|Physician-Owned Hospitals: 10 Concepts to Consider |
1. There are now nearly 200 hospitals in the country with physician-ownership of one kind or another.
2. This compares with 5,500 to 6,000 ASCs.
3. About 35 to 50 of these physician-owned hospitals have a not-for-profit hospital as a partner as well.
4. Approximately 60 to 65 of these physician-owned hospital are focused fairly wholly on orthopedics or cardiovascular specialties.
5. Most physician-owned hospitals, like most general hospitals, need a strong presence in orthopedics or neurosurgery (spine) or cardiovascular to thrive.
6. Two of the biggest threats to physician-owned hospitals include increased employment of specialists by hospitals, and legislation that would prohibit physician-ownership of hospitals.
7. Any legislation is uncertain. If there is legislation, there is likely to be more favored status for existing or developing hospitals than for new hospitals. Any legislation that stalls the development and innovation of these hospitals is likely to result in long-term bad outcomes for the country's healthcare delivery system.
8. The legislative discussions don't tend to give any more protection to physician-owned general hospitals versus physician-owned specialty hospitals.
9. One great threat to specialty hospitals exists due to the sheer lack of their numbers. There aren't yet so many that they are a "protected" class in Washington DC.
10. The greatest growth of physician-owned hospitals is coming out of two places: first, ASC owners who see an opportunity to expand and better serve their patients; and second not-for-profit systems that view partnering with physicians as a terrific growth opportunity.
An eleventh concept one ought consider when reviewing the concerns that these hospitals harm community hospitals is as follows: U.S. community hospitals had their highest revenues ever in 2006 and their highest profit margins in at least the last five years. Modern Health Care reported the largest profit margin since a decade ago, showing total revenues at $587 billion and a record overall profit of $35 billion..
If you'd like to support physician development and growth of physician-owned hospitals, please e-mail Molly Sandvig or call her at (605) 321-3483. She serves as the executive director of the Physician Hospitals of America.
|Last Day to Register Early for Dec. 5 Webinar, "Key Thoughts on the Orthopedics Industry"|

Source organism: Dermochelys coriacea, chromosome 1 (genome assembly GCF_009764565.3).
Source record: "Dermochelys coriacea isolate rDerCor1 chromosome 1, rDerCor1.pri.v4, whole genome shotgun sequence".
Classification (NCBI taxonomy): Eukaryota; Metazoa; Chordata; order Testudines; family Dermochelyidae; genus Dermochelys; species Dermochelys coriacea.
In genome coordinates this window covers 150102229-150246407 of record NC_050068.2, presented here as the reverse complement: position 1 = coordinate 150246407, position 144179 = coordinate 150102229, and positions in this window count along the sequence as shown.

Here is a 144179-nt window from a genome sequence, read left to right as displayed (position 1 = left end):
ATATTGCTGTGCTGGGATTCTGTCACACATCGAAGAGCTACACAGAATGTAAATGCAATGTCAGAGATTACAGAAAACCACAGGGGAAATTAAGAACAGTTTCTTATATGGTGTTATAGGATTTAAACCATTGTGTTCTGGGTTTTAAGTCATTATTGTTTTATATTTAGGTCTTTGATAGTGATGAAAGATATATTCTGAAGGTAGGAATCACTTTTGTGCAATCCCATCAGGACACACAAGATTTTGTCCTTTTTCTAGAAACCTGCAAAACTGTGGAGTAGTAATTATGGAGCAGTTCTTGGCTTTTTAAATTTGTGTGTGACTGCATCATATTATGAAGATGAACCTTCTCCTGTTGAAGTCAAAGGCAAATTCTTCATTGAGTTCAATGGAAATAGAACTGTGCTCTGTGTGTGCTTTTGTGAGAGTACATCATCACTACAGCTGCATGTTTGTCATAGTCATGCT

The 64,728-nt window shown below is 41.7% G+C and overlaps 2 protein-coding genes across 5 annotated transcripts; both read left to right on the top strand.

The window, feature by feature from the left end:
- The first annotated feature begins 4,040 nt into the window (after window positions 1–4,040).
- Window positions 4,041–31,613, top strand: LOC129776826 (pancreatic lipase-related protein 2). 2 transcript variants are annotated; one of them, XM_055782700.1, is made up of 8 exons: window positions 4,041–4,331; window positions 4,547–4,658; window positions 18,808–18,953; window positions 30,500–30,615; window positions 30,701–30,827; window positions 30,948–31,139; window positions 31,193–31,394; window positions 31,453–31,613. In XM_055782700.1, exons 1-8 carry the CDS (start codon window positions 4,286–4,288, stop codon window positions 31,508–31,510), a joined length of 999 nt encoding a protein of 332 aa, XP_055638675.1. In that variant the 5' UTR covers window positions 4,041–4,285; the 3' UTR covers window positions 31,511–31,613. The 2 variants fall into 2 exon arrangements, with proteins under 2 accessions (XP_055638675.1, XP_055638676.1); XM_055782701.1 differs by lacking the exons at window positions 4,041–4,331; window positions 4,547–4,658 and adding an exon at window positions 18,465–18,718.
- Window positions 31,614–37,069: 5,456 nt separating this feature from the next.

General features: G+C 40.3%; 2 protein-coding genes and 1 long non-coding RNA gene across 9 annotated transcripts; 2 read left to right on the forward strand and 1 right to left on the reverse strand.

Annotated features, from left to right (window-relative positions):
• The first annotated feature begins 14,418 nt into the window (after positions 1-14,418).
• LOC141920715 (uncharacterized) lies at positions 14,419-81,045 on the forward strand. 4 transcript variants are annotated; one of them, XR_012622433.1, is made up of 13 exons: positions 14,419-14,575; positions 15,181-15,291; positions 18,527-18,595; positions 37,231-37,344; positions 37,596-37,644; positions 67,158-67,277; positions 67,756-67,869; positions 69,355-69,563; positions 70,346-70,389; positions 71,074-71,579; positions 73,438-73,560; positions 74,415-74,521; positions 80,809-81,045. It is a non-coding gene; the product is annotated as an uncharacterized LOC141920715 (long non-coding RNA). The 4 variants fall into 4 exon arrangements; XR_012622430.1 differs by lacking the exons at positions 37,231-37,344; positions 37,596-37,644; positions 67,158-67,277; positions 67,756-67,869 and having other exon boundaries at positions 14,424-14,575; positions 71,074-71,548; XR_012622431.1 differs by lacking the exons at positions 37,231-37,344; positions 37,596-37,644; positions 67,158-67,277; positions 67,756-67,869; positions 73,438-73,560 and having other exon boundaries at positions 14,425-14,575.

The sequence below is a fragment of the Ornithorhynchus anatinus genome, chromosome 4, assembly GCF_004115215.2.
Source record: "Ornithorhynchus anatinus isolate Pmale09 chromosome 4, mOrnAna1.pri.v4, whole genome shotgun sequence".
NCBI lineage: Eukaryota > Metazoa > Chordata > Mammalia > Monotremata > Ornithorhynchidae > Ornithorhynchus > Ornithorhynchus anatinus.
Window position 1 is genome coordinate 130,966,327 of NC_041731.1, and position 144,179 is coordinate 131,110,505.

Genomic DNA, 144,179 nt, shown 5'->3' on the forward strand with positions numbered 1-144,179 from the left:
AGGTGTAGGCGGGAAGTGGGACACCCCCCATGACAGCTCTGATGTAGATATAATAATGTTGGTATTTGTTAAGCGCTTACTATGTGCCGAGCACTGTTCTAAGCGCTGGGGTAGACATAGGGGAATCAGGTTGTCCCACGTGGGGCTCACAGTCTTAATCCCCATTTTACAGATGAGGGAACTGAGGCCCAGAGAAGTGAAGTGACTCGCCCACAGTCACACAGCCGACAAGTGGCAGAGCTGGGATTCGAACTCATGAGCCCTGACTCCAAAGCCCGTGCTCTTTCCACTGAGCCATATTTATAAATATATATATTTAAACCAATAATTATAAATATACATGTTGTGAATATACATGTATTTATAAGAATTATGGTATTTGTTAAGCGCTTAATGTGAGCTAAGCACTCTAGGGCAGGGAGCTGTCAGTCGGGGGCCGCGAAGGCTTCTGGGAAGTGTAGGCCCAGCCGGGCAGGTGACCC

Over the next several years, there is likely to be no more important specialty for ASCs than orthopedics. ASCs are truly becoming a business of haves and have-nots. This Webinar will provide guidance on the single most significant specialty for ASCs. The presentation will cover expected changes in orthopedics for the next five years, plus how ASCs, hospitals and medical device companies should work with orthopedics surgeons.
At a Glance: "Key Thoughts on The Orthopedics Industry"
What you will learn: There are two key issues that will be the focus of the Webinar:
- A forecast for the next 10 years in orthopedics; and
- how ASCs, hospitals and medical device companies should work with orthopedic surgeons.
Who should attend: C-level hospital leadership, vice presidents and other leaders who who work in a orthopedic-physician-relations capacity, orthopedic physician leaders, ASC administrators, ASC owners, and ASC and medical device companies.
When: Wednesday, Dec. 5 at 2 p.m. CST (running time: 60 to 90 minutes)
About the speakers: John Cherf, MD, MBA, MPH, is an orthopedic surgeon at the Chicago Institute of Orthopedics, a clinical advisor for Sg2 and a thought-leader in orthopedics. Dr. Cherf founded the Midwest Orthopedic Institute, an orthopedic physicians group with full integration of diagnostic imaging, rehabilitation, ambulatory surgery and occupational medicine under one roof. He presently practices in Chicago and is once of the founding members of the Chicago Institute of Orthopedics. With more than 15 years' experience and fellowship training in sports medicine, he has served as team physician for several collegiate and professional sports teams in addition to U.S. Soccer. Dr. Cherf has published in numerous peer review journals, speaks internationally, and serves on several advisory boards for healthcare-related businesses.
Scott Becker, JD, CPA, is a partner in and co-chair of the health depatment at the national law firm of McGuireWoods in Chicago. For more information, visit his McGuireWoods profile or www.BeckersASC.com.
Cost: $199 if registering today (save $50!).
How to register: There are five easy ways.
- Fill out and submit the online registration form.
- E-mail Jessica Cole.
- Call us toll-free at (800) 417-2035.
- Download the printable registration, fill out and fax to (866) 678-5755.